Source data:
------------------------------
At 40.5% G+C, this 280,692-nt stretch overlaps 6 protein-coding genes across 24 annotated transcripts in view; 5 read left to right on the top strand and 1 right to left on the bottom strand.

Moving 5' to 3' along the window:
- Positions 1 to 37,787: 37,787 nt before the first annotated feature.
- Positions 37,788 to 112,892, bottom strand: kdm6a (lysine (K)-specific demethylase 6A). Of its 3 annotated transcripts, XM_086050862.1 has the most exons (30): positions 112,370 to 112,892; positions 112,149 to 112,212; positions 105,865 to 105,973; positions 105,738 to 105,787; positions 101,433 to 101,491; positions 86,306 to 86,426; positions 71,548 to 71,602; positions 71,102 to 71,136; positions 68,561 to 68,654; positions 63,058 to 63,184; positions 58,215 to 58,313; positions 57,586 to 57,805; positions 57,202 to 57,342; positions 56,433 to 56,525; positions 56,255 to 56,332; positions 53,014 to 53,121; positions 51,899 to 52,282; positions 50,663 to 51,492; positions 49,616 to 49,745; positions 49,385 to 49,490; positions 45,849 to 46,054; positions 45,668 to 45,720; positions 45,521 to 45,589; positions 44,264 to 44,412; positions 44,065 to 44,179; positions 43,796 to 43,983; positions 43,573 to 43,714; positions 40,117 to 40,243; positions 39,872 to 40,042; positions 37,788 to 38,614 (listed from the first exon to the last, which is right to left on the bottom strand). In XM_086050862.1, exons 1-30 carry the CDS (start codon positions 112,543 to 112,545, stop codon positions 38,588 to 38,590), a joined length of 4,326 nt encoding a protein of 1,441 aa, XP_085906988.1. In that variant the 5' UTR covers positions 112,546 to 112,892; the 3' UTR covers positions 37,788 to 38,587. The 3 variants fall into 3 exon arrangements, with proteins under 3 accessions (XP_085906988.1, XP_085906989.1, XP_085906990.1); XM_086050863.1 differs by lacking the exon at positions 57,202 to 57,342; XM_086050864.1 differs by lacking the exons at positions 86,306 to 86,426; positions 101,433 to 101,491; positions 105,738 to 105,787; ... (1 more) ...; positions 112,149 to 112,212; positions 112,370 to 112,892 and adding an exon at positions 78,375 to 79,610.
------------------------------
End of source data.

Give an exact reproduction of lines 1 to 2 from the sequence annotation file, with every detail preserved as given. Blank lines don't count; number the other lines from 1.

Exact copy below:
At 40.5% G+C, this 280,692-nt stretch overlaps 6 protein-coding genes across 24 annotated transcripts in view; 5 read left to right on the top strand and 1 right to left on the bottom strand.

Moving 5' to 3' along the window: